In Science this week, a team of UK scientists report the discovery of multiple proteins responsible for the disassembly of the replisome, the structure responsible for synthesizing complementary DNA strands during chromosome replication. They showed that a ubiquitin ligase promotes ubiquitylation of CMG, the ring-shaped DNA helicase that unwinds DNA at the start of replication. Another protein complex then associates with the ubiquitylated CMG, leading rapidly to helicase disassembly.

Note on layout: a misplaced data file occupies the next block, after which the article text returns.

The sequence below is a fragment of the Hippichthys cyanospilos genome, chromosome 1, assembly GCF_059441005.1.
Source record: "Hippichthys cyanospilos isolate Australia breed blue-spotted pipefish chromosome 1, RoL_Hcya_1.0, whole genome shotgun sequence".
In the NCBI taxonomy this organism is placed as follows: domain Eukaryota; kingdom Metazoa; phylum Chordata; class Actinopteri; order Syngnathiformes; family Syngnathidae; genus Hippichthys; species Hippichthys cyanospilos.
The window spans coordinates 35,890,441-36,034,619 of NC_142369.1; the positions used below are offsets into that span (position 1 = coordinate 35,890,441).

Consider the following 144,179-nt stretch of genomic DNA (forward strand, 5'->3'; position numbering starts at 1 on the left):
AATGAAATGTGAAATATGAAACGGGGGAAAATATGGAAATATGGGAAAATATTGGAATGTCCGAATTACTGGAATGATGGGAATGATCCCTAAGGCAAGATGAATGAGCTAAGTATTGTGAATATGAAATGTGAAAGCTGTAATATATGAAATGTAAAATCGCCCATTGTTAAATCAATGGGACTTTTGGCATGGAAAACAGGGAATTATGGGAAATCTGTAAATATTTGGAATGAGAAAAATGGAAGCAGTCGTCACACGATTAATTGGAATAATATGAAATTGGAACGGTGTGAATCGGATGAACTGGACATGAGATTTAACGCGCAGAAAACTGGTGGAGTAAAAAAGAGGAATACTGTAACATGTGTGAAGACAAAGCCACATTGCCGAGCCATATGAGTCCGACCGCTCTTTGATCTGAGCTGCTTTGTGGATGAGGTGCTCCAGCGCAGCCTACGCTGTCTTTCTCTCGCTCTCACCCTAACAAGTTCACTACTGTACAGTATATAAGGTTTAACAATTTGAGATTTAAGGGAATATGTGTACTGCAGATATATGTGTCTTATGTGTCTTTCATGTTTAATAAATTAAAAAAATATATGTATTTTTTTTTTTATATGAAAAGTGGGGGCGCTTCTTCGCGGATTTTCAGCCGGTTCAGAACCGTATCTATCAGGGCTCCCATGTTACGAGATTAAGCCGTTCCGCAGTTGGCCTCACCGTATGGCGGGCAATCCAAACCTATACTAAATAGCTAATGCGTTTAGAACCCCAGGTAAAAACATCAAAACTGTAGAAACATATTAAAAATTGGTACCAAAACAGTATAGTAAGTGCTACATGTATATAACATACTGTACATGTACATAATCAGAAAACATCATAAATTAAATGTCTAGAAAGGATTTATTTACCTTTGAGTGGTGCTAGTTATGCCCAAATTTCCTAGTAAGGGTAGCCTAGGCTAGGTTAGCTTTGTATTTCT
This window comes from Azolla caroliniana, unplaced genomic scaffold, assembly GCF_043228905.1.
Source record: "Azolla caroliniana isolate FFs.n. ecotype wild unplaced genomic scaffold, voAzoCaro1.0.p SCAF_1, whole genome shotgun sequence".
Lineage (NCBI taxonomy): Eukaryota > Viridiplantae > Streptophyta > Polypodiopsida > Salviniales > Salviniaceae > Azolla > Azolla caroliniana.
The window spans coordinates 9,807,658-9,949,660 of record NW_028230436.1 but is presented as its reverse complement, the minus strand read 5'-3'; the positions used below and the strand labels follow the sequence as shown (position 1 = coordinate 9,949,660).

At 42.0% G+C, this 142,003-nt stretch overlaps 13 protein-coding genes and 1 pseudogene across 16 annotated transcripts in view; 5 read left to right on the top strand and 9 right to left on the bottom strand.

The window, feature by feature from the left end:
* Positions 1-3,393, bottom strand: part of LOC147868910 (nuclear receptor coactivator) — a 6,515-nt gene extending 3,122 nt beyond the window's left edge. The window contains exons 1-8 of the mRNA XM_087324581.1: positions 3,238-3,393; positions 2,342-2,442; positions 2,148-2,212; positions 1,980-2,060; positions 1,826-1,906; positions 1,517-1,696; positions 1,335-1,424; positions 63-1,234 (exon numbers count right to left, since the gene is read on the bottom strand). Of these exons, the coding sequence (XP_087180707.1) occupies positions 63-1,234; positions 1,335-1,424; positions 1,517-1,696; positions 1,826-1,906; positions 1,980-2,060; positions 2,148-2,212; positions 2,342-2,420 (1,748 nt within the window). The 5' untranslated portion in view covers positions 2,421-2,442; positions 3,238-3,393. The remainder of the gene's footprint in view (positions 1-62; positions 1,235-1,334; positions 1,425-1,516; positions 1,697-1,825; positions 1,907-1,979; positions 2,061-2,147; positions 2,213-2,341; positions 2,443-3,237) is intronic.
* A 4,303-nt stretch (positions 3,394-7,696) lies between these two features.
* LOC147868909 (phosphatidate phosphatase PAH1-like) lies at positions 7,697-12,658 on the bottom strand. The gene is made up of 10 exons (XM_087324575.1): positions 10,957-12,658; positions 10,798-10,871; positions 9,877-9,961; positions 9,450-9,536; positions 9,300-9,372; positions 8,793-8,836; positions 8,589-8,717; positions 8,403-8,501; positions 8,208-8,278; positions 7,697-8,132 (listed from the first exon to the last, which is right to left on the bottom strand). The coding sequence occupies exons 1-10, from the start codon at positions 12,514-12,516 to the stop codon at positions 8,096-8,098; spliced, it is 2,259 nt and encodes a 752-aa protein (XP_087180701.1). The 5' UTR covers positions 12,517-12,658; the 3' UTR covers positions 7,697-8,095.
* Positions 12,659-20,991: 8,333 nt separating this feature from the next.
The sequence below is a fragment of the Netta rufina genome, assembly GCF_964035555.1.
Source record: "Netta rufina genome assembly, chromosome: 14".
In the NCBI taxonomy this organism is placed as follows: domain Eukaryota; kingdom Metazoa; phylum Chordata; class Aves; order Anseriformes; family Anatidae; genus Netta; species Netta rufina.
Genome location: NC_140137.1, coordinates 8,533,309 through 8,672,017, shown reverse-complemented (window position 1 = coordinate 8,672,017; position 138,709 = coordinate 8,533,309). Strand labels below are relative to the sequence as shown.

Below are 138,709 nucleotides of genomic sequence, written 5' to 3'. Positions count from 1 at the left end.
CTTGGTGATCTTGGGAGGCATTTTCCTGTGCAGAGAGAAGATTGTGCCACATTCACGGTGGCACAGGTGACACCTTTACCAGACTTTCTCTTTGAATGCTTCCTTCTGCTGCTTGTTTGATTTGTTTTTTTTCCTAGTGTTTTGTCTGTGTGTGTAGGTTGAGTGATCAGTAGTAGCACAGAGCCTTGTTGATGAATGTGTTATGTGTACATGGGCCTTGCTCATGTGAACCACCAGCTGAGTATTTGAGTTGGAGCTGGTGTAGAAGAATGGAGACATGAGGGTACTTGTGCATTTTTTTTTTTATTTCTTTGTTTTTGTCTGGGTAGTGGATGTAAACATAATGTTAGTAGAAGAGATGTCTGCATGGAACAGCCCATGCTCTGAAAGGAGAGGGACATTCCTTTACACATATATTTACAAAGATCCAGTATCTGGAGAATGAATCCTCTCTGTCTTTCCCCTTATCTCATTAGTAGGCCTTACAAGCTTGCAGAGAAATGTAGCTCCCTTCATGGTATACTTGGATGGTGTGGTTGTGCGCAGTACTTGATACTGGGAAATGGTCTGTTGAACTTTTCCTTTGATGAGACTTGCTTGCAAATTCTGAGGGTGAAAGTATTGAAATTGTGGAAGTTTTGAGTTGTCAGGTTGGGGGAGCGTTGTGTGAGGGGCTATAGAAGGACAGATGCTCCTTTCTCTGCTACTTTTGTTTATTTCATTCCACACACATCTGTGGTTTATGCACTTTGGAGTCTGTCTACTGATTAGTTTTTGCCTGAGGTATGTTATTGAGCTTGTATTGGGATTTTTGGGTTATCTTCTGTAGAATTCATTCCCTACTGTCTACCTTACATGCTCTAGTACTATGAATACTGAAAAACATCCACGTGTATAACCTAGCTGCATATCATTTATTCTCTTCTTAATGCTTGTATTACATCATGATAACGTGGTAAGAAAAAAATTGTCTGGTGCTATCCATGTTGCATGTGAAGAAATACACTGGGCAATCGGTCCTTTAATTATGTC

Meanwhile, in Science Translational Medicine, researchers from Johns Hopkins University School of Medicine describe a new molecular imaging technique that can detect infection by drug-resistant bacteria. The method involves a probe made of a radioisotope tagged with a sugar molecule called sorbitol that is exclusively taken up by the Enterobacteriaceae, a family of Gram-negative bacteria that normally inhabit the gastrointestinal tract, but are the most common cause of Gram-negative bacterial infections in humans. When combined with positron emission tomography imaging, the signal from the probe revealed the presence of bacteria in the bodies of mice, and could distinguish between infection and general inflammation, as well as between Gram-negative and Gram-positive infection. If translated into humans, the approach could be used to rapidly identify whole-body infection and drug resistance.